Fraser Nelson Fraser Nelson

On Sunak’s maths, Tories will lift taxes by £3,000 per household

(ITV via Getty Images)

My colleague Ross Clark has shown how the Tories cooked up that £2,000 figure. They worked out the total cost of what they think Labour will do, using standard HM Treasury costings. Then, they divided that by the number of in-work households (18.4 million). This is a subset of the 21.4 million total UK households, so no pensioners or workless households. By choosing a smaller denominator, you concentrate the increase and conjure up a scarier figure. Then they quadruple-counted. So they took each year’s estimate for tax rise and then added them together over four years and – presto! – you end up with £2,000.

But let’s apply a similar method to the published plans of the Conservative government. We don’t need to guess what the cost of government would be: the projected tax haul figures were published by the Office for Budget Responsibility (OBR) and updated in March after the Budget. It will be £1.02 trillion in the current financial year. That’s with the tax/GDP ratio at 36.5 per cent. Let’s use that as our baseline. The OBR says the Tories plan to increase taxes to 37.1 per cent of GDP by 2028/29. So the 0.6-point increase works out at £20 billion more tax raised in that year than if the tax/GDP ratio (below) had stayed flat.

Add up all four years (as the Tories did for their Labour calculation) and you end up with a £320 rise in year one, £620 in year two, £930 in year three and £1,150 in the final year. So: a sum of £3,020 per working household. Except this would be just as misleading as the £2,000 figure that Sunak used so often in the debate last night.

Given that this is a nonsense exercise, there are several other ways to cut it. If you take this year's tax take in cash as a baseline (rather than the tax/GDP ratio) you can get conjure up a figure of £9,000 of Tory tax rises. Or add a fifth year of government. But spin aside and we're left with one significant and important fact: the Tories genuinely do intend to take the tax burden to the highest seen in the lifetimes of most voters. They are in a big old glass house when in comes to tax rises – yet here they are, still throwing stones. It’s a risky strategy.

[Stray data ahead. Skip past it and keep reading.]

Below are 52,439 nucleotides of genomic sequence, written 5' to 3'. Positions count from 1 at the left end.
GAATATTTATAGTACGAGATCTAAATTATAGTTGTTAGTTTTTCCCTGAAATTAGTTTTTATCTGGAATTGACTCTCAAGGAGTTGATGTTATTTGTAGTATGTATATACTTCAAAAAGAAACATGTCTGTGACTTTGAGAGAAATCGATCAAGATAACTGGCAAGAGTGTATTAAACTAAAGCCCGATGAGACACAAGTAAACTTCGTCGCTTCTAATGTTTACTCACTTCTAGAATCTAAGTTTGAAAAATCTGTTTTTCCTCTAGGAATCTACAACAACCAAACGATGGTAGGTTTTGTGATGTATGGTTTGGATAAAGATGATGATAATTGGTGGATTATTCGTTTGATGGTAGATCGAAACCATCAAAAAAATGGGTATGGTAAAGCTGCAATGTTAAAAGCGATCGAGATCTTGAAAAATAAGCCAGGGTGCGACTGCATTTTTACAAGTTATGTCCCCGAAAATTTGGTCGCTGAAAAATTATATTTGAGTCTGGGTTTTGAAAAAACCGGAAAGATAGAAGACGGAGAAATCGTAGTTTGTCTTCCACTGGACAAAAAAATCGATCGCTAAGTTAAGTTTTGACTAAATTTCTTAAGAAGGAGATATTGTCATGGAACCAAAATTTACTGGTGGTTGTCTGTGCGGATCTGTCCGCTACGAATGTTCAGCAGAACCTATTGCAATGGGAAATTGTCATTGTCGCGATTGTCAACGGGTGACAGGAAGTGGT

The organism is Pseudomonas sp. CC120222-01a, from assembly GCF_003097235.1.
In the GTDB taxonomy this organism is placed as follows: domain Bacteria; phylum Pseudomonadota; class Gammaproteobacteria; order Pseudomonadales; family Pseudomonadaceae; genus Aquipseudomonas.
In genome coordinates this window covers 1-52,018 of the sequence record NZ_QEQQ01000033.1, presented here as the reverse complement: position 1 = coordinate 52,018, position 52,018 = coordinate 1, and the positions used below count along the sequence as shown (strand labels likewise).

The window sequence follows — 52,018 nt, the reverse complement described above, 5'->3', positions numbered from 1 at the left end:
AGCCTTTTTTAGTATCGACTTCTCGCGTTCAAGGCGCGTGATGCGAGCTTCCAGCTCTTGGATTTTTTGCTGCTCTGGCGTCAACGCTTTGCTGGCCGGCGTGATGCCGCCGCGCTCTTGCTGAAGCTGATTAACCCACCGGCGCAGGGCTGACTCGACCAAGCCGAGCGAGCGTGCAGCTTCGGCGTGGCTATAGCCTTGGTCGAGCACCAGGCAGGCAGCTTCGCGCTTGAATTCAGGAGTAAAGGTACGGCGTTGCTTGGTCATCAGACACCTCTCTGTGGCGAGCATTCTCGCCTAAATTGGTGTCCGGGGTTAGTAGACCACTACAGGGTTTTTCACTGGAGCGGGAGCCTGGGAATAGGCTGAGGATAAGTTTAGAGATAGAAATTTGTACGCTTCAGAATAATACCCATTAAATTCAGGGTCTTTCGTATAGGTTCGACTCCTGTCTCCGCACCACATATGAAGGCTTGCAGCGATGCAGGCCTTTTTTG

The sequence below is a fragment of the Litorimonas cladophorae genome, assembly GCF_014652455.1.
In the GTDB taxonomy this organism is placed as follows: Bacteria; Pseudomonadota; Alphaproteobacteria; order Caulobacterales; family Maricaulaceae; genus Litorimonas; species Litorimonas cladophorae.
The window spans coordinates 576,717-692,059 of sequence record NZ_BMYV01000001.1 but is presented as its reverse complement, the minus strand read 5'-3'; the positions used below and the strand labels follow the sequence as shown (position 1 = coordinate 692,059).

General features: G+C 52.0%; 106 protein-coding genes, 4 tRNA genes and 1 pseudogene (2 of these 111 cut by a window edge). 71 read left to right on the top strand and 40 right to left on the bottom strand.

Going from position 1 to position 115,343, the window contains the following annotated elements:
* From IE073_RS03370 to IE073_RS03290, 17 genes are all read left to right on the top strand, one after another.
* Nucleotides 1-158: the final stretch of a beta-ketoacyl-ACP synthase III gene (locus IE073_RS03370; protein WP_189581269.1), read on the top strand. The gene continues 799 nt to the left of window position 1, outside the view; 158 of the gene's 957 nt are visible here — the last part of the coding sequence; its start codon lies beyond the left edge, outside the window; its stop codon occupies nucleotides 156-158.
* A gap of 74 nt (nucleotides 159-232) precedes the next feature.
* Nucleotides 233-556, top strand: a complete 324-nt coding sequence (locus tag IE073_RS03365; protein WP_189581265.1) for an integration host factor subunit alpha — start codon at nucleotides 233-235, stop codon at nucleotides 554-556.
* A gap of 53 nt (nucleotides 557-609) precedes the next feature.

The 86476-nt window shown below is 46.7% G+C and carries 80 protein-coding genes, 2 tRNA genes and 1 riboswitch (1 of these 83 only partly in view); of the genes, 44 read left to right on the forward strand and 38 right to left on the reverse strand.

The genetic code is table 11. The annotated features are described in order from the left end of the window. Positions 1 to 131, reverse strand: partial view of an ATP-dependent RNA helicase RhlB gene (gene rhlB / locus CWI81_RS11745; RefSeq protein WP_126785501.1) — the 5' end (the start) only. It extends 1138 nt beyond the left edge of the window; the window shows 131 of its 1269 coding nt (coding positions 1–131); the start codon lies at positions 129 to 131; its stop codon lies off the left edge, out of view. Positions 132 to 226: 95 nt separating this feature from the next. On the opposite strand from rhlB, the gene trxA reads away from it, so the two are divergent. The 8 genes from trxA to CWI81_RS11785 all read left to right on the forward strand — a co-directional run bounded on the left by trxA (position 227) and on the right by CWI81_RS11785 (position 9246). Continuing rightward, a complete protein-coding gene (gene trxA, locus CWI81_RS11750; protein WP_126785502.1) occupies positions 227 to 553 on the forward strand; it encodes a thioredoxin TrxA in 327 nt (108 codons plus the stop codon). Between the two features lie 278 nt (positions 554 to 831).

There are serious issues at stake in this general election and the Tories have just released nonsense figures with fake attribution then given them to newspapers, who took it on trust. I’m not sure that this will help their chances.

PS I’ve had a couple of calls on how we did the maths. It is fairly simple. Tory UK tax plans (unlike Labour spending) are not secret or even a matter of dispute. They are published by the OBR, which is clear that the Tory plans will mean £175bn more in tax by 2028/29 (to pay for surging welfare, etc). So these figures are plucked from OBR databank and put column B below.

Now, any rises need to be calculated against a baseline. You can choose do this three ways: simple cash terms, adjust for real terms or (kindest to the Tories) assume a baseline of constant tax/GDP ratio. We go for the latter to produce the most modest figure. To produce a ratio, we need GDP from the OBR (column c). Then we express current tax plans as percentage of GDP (col D). We compare this ££ figure (B) against this hypothetical of tax/GDP being constant (E) and look at the implied ££ difference each year (F=B-E). Then add them all up in the four-year cumulative figure as per nonsense Tory methodology. Then divide the £55.5 billion total by 18.4m (more nonsense as the number of in-work households would rise by 2029, but there are no forecasts) and you get £3,018. And a nose the length of a runway.

National account taxes (£bn) GDP (£bn) Taxes/GDP Taxes at constant 36.5% of GDP (£bn) Difference (£bn)
2024‑25 1,016 2,786 36.5% 1,016 0.0
2025‑26 1,055 2,875 36.7% 1,049 5.8
2026‑27 1,100 2,985 36.9% 1,089 11.5
2027‑28 1,146 3,094 37.0% 1,129 17.1
2028‑29 1,191 3,207 37.1% 1,170 21.2
Total (£bn): 55.5
Per working household £3,018


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